Boston housing advocates cite as an example the Jim Brooks Stabilization Act, a home rule petition that came out of Boston in 2018. It would have required landlords to notify the city when they send a tenant an eviction notice and created a more robust system for collecting eviction data. It was one of the more ambitious housing reforms out of Boston in decades, and advocates and local leaders tweaked and revised the petition for three years before sending it on to the Legislature for approval.
It never even got out of committee on Beacon Hill.
To tenant advocates, it was a major blow.
Renters have little recourse against an eviction after a formal proceeding begins. They can negotiate terms with their landlord in a court-ordered mediation session, but few tenants have legal representation in Housing Court, so reaching an agreement can be challenging. Landlords, on the other hand, complain that Massachusetts’ court-supervised eviction process can be costly and drag on for months.
Mayor Michelle Wu’s proposal to bring back a version of rent control, which was filed in the Legislature as a home rule petition last month, will bring a fresh test for Boston City Hall’s ability to get something done on Beacon Hill. The proposal would also create a database of rental units in Boston and prohibit no-cause evictions, which landlords can file against tenants even if they have not violated the terms of their lease.
Several US cities with comparable rental costs, such as San Francisco and New York, have versions of those policies. But Amir Shahsavari, vice president of landlord group the Small Property Owners Association, said the protections are not the law in Boston for good reason. Property owners in those cities, he said, complain they make it too difficult to evict “bad tenants,” and ultimately lead to small landlords selling their properties.
“They may help some tenants, but from our perspective, some of these measures around eviction are draconian, and they’re only going to hurt well-meaning property owners,” said Shahsavari.
Instead, Shahsavari proposes programs that send money for struggling tenants directly to their landlords.
Still, it’s not just city and town level proposals that have fizzled in the Legislature. Bills that would reform tenant law statewide, or create a so-called local option for communities to set their own policies, have repeatedly fallen short as well.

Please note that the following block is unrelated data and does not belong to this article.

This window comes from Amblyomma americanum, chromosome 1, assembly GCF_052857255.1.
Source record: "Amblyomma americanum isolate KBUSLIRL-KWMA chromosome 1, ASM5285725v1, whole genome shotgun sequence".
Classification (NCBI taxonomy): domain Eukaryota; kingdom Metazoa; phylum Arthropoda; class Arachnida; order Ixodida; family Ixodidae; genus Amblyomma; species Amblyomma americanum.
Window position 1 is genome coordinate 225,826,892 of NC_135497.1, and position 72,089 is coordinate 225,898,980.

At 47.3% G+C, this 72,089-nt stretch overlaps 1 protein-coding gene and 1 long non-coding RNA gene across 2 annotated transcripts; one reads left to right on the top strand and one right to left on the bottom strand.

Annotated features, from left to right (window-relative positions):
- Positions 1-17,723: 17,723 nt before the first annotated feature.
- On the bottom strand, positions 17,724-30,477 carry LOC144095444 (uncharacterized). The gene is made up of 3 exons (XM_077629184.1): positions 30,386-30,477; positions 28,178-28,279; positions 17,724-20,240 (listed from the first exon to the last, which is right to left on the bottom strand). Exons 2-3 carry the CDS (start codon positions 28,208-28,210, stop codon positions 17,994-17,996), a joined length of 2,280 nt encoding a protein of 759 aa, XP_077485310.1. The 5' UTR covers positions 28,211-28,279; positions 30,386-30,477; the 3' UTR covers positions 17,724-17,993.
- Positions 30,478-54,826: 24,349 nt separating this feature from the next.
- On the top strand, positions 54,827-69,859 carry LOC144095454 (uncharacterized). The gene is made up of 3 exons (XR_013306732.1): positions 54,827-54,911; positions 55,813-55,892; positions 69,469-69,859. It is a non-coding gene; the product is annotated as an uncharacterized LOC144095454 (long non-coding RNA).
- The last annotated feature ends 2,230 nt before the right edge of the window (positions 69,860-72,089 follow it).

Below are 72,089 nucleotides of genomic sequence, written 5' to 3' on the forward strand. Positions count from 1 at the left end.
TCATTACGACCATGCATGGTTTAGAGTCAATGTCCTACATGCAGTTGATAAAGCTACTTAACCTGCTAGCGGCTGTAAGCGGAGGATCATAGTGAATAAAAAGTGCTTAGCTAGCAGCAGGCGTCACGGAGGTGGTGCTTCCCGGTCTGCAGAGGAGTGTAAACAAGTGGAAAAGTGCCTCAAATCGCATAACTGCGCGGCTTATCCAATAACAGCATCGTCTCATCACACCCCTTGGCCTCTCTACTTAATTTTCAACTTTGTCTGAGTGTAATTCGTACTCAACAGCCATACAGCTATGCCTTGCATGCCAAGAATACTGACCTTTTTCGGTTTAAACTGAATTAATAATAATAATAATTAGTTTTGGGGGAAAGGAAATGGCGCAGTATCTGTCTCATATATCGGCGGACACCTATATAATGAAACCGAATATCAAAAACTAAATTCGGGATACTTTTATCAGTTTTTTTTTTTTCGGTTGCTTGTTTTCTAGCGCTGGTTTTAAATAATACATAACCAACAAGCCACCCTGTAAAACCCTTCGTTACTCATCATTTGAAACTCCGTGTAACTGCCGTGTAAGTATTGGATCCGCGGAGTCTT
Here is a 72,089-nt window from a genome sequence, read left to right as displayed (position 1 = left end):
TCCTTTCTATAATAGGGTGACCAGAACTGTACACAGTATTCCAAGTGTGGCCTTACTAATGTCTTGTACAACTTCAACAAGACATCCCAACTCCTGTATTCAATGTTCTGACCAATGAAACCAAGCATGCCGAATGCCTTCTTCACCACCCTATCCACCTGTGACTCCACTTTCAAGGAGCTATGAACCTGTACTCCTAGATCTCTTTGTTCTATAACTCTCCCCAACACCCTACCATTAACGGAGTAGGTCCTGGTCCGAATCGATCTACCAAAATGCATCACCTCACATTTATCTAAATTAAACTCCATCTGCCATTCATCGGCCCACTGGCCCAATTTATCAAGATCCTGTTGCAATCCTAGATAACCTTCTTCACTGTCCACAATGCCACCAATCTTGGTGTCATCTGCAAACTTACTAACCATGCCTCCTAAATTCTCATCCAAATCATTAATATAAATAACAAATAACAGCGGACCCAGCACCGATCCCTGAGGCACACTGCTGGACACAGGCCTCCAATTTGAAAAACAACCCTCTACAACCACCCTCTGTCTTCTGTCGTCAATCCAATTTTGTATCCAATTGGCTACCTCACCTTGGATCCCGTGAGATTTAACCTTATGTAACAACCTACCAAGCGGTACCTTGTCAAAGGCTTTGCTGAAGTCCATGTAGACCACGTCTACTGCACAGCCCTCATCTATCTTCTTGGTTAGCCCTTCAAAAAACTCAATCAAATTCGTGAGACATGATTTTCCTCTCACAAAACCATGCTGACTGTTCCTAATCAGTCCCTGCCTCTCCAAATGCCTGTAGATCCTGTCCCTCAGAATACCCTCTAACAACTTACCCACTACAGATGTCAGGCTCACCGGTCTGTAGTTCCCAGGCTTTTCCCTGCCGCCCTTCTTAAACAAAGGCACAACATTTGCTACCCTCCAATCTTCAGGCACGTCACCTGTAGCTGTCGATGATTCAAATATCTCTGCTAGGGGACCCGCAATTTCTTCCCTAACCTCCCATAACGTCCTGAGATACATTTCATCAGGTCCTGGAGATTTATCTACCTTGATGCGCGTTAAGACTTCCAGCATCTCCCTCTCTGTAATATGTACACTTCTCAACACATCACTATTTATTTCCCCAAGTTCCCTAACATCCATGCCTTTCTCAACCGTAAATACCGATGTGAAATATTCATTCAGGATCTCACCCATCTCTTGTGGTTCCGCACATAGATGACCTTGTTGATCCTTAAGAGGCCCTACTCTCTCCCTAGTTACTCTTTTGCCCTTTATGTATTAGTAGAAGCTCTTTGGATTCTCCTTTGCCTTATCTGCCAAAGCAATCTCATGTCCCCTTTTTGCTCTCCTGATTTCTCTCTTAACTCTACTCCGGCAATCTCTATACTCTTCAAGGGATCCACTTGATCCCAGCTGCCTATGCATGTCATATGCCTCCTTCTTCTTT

“Right to counsel” bills, for example, which would provide low-income residents with a court-appointed attorney in eviction cases statewide, have gone nowhere, though another version of the proposal has been submitted to the Legislature this year.
Another instance is the Tenant Opportunity to Purchase Act, which would obligate property owners to give tenants or their representatives the chance to buy their building before it hits the market. Washington, D.C., requires something similar.
A version of that act made it out of the Legislature in 2021 but was vetoed by then-governor Charlie Baker, who said it would dampen the state’s housing market and discourage housing production.
“It was a huge disappointment,” said Matt Thall, former executive director of the Fenway Community Development Corporation. “It’s something we could’ve done for tenants that we’re still not doing.”
But Baker’s reasoning said a lot. The real estate industry, which has big political sway in Massachusetts, opposed most tenant protection policies. Broadly, they say, such policies would make it harder to own property in Massachusetts and could deter developers from building here. And in a state with a deep housing shortage, they say, more supply is the best way to bring costs down for everyone.
“The only solution to the housing crisis is to build more housing,” said Greg Vasil, CEO of the Greater Boston Real Estate Board. “We can’t do that if we’re actively making it more difficult for developers to build and for landlords to sustain themselves.”
But waiting on a big windfall of housing supply to ease the plight of tenants, advocates say, is impractical. And it leaves people like Lewis, who fears she could be evicted at any time, in the lurch.
“People like me, we deserve better than this,” she said.